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US EPA plastics plan reaps discontent

Industry, environmental groups say draft targets the wrong issues

by Leigh Krietsch Boerner
August 10, 2023 | A version of this story appeared in Volume 101, Issue 26


Neither industry groups nor environmentalists are happy with the US Environmental Protection Agency’s Draft National Strategy to Prevent Plastic Pollution, but not for the same reasons.

Plastic bottles come off an assembly line at a plastics plant.
Credit: Shutterstock
The EPA's Draft National Strategy to Prevent Plastic Pollution includes the suggestion that plastics manufacturers reduce production of single-use plastics.

The document was released in April, and the public comment period ended July 31; it garnered over 91,000 responses. Those from chemical and industry groups disagree with the draft’s suggestion to reduce the production of single-use plastics. Environmental groups say the proposal doesn’t go far enough and lacks meaningful action to cut the generation, use, and disposal of plastics.

The plan includes suggestions such as reducing the production of “single-use, unrecyclable, or frequently littered” plastic, improving recycling, and keeping plastic waste from getting into waterways and other parts of the environment.

The responses are polarized. In an email, Judith Enck, founder and president of Beyond Plastics, says, “Beyond Plastics and other groups would like a greater emphasis on reducing the generation, use and disposal of plastics. Chemical companies, plastics companies, and fossil fuel companies have an economic interest in making more plastics. So there’s little opportunity for common ground.”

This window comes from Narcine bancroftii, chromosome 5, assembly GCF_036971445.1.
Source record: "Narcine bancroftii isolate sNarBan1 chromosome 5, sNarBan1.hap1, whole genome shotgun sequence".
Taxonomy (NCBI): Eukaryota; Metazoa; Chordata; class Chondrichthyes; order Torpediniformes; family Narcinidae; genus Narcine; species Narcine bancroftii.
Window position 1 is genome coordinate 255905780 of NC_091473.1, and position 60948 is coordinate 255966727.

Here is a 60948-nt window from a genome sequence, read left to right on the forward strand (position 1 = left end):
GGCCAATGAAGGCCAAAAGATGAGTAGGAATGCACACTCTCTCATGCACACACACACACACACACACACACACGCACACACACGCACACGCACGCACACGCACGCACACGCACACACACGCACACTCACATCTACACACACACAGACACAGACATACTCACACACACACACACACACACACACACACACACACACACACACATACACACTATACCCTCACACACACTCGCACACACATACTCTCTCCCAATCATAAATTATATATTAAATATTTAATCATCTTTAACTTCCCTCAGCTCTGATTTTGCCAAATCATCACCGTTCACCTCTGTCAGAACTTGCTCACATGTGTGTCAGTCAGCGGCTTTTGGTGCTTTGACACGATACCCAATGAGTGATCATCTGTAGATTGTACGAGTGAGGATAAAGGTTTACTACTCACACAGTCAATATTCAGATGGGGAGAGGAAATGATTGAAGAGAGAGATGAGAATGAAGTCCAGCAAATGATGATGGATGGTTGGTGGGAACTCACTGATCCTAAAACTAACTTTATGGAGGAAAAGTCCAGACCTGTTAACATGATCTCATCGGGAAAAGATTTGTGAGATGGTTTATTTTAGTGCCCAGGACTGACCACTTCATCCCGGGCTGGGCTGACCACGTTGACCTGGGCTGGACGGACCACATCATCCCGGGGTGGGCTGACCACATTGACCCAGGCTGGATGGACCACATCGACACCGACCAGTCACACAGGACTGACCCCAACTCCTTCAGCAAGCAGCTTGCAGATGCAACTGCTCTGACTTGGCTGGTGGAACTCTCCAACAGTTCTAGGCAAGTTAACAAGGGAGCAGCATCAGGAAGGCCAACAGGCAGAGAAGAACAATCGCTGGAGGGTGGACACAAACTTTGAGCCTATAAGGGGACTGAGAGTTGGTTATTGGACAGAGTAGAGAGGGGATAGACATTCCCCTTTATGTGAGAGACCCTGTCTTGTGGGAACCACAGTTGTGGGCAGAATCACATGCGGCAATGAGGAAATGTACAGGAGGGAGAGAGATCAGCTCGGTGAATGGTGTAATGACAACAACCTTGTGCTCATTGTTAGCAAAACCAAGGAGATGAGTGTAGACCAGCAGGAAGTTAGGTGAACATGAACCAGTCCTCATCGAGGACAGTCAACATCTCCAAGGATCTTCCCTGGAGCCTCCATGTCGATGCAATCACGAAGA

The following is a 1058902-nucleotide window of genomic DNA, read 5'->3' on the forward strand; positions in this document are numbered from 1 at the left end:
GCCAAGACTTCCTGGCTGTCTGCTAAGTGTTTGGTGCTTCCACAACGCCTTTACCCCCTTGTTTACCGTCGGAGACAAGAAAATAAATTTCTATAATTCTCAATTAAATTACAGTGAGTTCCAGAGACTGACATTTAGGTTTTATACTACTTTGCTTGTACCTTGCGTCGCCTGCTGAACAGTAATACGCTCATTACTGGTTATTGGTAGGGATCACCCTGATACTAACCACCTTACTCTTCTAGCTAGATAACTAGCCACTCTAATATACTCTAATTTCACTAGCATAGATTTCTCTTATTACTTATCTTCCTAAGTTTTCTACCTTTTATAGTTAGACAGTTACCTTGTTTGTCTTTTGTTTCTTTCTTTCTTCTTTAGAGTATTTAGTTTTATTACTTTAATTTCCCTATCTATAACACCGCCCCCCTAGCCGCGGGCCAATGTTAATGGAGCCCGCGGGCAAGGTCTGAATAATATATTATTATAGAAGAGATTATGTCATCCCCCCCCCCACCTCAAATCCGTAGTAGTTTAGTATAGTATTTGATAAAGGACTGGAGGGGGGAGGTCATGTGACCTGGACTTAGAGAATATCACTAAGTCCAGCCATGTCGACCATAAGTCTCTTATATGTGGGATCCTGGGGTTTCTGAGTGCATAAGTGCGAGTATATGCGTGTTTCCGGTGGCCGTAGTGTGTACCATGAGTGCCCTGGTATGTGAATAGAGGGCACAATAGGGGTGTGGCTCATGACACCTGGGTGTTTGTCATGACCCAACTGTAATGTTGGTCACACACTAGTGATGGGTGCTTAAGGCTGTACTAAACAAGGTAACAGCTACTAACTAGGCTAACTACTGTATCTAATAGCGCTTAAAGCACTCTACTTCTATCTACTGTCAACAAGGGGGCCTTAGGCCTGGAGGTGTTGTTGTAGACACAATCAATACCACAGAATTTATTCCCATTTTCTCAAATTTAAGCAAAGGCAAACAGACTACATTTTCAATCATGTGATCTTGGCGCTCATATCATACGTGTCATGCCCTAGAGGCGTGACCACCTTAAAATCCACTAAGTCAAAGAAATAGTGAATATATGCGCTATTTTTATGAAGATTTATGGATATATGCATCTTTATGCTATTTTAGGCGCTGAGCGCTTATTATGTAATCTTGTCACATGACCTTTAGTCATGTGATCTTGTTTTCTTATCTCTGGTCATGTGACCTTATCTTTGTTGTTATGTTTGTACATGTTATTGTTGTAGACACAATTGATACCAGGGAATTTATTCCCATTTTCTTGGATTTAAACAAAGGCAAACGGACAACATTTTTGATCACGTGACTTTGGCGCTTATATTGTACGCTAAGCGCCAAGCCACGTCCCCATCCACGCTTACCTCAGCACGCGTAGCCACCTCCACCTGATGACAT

Matt Seaholm, CEO of the Plastics Industry Association, criticizes the suggestion of reduced use and production. “The EPA was directed by Congress in an overwhelmingly bi-partisan way to focus on post-consumer materials management and infrastructure, and instead the agency’s first stated objective in this strategy is to reduce the production of essential materials rather than address plastic waste,” he says in a statement. The group says the EPA should focus more on improving recycling management and infrastructure.

The American Chemistry Council also provided a comment to the EPA, suggesting that recognizing advanced recycling could enable the US to recycle many more types of plastics.

The EPA will read all the comments and potentially revise the draft based on the feedback. This phase will go slowly, says Enck, who was an EPA administrator under former president Barack Obama. “Snail’s pace slow.”



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